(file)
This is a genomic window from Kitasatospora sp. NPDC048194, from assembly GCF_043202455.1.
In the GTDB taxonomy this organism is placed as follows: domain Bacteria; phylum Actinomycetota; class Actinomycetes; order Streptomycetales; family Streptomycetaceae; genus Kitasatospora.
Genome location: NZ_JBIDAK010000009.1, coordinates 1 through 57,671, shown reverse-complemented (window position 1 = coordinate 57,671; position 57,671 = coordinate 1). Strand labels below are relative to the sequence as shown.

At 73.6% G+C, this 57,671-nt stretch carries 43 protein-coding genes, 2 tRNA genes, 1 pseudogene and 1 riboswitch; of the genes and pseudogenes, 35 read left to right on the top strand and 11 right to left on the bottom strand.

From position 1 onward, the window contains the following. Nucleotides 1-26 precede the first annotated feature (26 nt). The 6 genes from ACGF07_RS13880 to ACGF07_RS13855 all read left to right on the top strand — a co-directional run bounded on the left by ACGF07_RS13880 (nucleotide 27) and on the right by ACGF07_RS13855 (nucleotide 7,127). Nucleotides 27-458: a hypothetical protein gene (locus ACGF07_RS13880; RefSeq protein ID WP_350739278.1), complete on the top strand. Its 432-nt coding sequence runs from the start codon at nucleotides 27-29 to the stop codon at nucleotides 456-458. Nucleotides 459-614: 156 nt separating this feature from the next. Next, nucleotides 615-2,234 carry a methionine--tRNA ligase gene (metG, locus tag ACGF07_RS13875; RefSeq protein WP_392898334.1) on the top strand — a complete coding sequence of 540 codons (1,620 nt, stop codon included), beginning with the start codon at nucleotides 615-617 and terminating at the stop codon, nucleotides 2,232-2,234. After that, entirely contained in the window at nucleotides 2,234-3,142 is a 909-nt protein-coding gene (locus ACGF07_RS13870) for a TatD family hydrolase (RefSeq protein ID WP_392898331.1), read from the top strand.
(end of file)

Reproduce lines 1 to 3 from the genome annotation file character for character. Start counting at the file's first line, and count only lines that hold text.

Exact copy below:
This is a genomic window from Kitasatospora sp. NPDC048194, from assembly GCF_043202455.1.
In the GTDB taxonomy this organism is placed as follows: domain Bacteria; phylum Actinomycetota; class Actinomycetes; order Streptomycetales; family Streptomycetaceae; genus Kitasatospora.
Genome location: NZ_JBIDAK010000009.1, coordinates 1 through 57,671, shown reverse-complemented (window position 1 = coordinate 57,671; position 57,671 = coordinate 1). Strand labels below are relative to the sequence as shown.